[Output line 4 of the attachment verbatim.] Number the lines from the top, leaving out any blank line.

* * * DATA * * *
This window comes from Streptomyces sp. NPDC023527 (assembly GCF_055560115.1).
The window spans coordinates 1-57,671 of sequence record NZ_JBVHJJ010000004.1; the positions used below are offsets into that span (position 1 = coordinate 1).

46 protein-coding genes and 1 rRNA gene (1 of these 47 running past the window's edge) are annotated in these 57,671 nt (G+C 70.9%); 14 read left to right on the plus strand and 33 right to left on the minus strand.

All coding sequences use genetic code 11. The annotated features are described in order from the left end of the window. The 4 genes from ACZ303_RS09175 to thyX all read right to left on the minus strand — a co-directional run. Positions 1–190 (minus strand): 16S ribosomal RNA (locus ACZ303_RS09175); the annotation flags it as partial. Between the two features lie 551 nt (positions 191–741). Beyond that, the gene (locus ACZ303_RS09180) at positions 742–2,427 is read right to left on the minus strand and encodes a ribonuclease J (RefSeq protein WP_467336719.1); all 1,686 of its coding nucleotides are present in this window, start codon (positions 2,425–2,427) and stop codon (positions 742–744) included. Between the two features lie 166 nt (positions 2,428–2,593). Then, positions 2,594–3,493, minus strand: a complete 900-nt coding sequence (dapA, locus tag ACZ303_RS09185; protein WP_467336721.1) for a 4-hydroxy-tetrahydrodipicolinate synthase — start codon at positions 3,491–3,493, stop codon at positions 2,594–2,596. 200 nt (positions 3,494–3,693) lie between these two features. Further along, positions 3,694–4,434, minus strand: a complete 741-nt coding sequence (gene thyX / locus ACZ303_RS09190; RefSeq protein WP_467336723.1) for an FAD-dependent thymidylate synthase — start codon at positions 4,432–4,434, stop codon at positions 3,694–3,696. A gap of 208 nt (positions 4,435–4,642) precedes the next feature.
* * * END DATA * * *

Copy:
All coding sequences use genetic code 11. The annotated features are described in order from the left end of the window. The 4 genes from ACZ303_RS09175 to thyX all read right to left on the minus strand — a co-directional run. Positions 1–190 (minus strand): 16S ribosomal RNA (locus ACZ303_RS09175); the annotation flags it as partial. Between the two features lie 551 nt (positions 191–741). Beyond that, the gene (locus ACZ303_RS09180) at positions 742–2,427 is read right to left on the minus strand and encodes a ribonuclease J (RefSeq protein WP_467336719.1); all 1,686 of its coding nucleotides are present in this window, start codon (positions 2,425–2,427) and stop codon (positions 742–744) included. Between the two features lie 166 nt (positions 2,428–2,593). Then, positions 2,594–3,493, minus strand: a complete 900-nt coding sequence (dapA, locus tag ACZ303_RS09185; protein WP_467336721.1) for a 4-hydroxy-tetrahydrodipicolinate synthase — start codon at positions 3,491–3,493, stop codon at positions 2,594–2,596. 200 nt (positions 3,494–3,693) lie between these two features. Further along, positions 3,694–4,434, minus strand: a complete 741-nt coding sequence (gene thyX / locus ACZ303_RS09190; RefSeq protein WP_467336723.1) for an FAD-dependent thymidylate synthase — start codon at positions 4,432–4,434, stop codon at positions 3,694–3,696. A gap of 208 nt (positions 4,435–4,642) precedes the next feature.